The production and maintaining of a vacuum at and surrounding the axis of the rotating wheel or motor 18 is attributable to two causes, viz., centrifugal action constantly operating to direct the fluid away .from the axis and expel it'outwardly beyond the periphery of the wheel into the discharge passage 21, and suction in the discharge passage produced by the siphon action of the fluid in the discharge pipe, the

end of the exhaust tube ordinarily being at a lower level than the machine. An'element of force is added to this action due to the gradualenlarging of. the passage 21, resulting in a loss of velocity of the escaping fluid and the consequent dissipation of momenturn of .the liquid.

' discharge chamber until it is isolated from and the opposing wall of the casing, and this so long as the water freely discharges from the motor at a point between the partition 17 the outlet passage 15 in the handle.

The chamber'formed in the wheel by the slot 61 supplements the axial chamber and adds volume. to the space in which the v 'vacuum occurs and consequently elasticity to 50.

its action.

The vacuum thus produced may not only be utilized for simultaneously imparting to the tissues of a patient a vibrating and vacuum treatment, but produces the further and perhaps more important function of clearing the bearings of and surrounding the wheel with'air, and free to rotate in the absence of friction and resistance otherwise due to'the presence of water in its bearings and between the wheel and the casing, and thereby providing for the highest possible speed of a motor wheel consistent with its being actuated by a fluid and particularly water, the use of which latter is from the or liquid form for the operation of the motor and application of a fluid treatment may be regulated by a valve or stop cock (not shown) in the supply-passage of the handle, but in practice it is preferred to have such a valve or stop cock at the source of supply, which when water is used may be the stopcock of the plpe from which the supply is taken, or if a gas, a stop cocklocated in the supply pipe from the containing tank.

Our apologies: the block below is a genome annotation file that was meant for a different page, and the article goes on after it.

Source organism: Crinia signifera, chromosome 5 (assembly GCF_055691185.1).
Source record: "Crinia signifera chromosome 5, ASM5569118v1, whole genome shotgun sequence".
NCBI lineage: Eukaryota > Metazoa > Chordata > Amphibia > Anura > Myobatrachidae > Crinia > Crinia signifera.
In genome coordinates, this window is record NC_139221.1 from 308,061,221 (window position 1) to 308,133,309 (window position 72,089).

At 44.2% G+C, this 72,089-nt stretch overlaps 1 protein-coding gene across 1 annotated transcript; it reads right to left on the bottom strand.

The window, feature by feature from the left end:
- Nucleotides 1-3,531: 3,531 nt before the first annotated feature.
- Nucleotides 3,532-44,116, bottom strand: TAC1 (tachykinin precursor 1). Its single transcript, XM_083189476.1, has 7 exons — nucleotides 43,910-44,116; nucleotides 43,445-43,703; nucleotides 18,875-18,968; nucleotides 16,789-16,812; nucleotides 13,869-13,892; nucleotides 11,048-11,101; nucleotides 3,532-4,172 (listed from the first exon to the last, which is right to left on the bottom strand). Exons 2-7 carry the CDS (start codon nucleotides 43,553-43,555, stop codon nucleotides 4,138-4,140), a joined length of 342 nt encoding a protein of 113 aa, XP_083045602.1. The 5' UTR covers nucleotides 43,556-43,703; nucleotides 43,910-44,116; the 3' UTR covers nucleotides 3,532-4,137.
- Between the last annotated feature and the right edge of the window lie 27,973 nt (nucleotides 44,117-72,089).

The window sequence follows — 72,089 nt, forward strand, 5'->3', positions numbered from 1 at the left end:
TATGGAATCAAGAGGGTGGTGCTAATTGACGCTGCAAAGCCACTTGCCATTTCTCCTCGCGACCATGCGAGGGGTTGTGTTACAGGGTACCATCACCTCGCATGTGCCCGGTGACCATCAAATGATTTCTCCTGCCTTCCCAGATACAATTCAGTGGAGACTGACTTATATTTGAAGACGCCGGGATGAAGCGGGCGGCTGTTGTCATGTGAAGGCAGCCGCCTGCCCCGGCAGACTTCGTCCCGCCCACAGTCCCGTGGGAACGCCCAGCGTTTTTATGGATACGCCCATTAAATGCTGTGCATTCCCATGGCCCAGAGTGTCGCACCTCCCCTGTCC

"In conclusion it should be observed that my'invention is not limited to the specific construction and arrangement of parts here-';

.in shown and described, and that it would not be a substantial departure from my invention' to operate the motor by any well known electrical means adapted therefor, and of which there are several, or for supplying a force auxiliary to that of a fluid for operating the motor, as herein described.

Having, described my invention, what I claim and desire to secure by Letters Patent is:

1. A fluid actuated vibrator comprising incombination a casing, a rotatable motor having its bearings in said casing provided with a chamber surrounding the axis thereof, an applicator mounted upon said casing,

and'means whereby a vacuum is produced in said axial chamber.

2. fluid actuated vibrator comprising in combination a casing, a rotatable motor mounted therein, provided with an exhaust liquid circulating chamber, an applicator mounted on said casing provided with a passage, and means whereby said passage is connected with said exhaust chamber.

3. Av fluid actuated vibrator comprising in combination a casing, a rotatable motor confined and having its bearings in said casing provided with a slot forming a semi-annular chamber therein and with a chamber surrounding the axis thereof, and an applicator secured to the casing provided with a passage therethrough in communication with both of said chambers. 3 4. A fluid actuated vibrator comprising in combination a rotatable motor, a vacuum chamber therein, a fluid supply chamber in said casing for the motor, an applicator mounted on said casing, and means where by said applicator may be simultaneously connected with said vacuum chamber and with the contents of the supply chamber.

5. A fluid actuated vibrator comprising in combination a casing provided with a fluid supply passage and a discharge passage therethrough bisecting said supply passage, a rotatable motor mounted in the easmamas ing provided with a Vacuum chamberQ-a passage in and through the casing connected with said vacuum chamber, an applicator mounted on said casing, and means whereby said applicator may be simultaneously connected with the fluid supply passage and said vacuum chamber.

In witness whereof, have hereunto set my hand and affixed my seal, this 14th day of February, A. D. 1914.-

CHARLES P. WILSON. [1b. s.]

Witnesses:

JNO. G. ELLIOTT, Mum ELsNER.

Referenced by
Citing PatentFiling datePublication dateApplicantTitle
US2513772 *Jan 20, 1948Jul 4, 1950Amer Myrtle ADevice for applying massage
US2701563 *Sep 8, 1953Feb 8, 1955Paul PouliotHydromassage device
US2905171 *May 13, 1958Sep 22, 1959De Crescenzo AnthonyPortable vibrating and water therapy device
US3497898 *May 29, 1967Mar 3, 1970Beehler Vernon DFabric cleaning device
US3507599 *Jan 2, 1968Apr 21, 1970Meszaros AlbertAttached self-support compressed toothbrush
US4134169 *Sep 1, 1977Jan 16, 1979Sinclair James AOscillating power brush
US4186733 *Jun 7, 1978Feb 5, 1980Man Design Co., Ltd.Pneumatic massage machine
Classifications
U.S. Classification601/75, 601/169
Cooperative ClassificationA61H23/04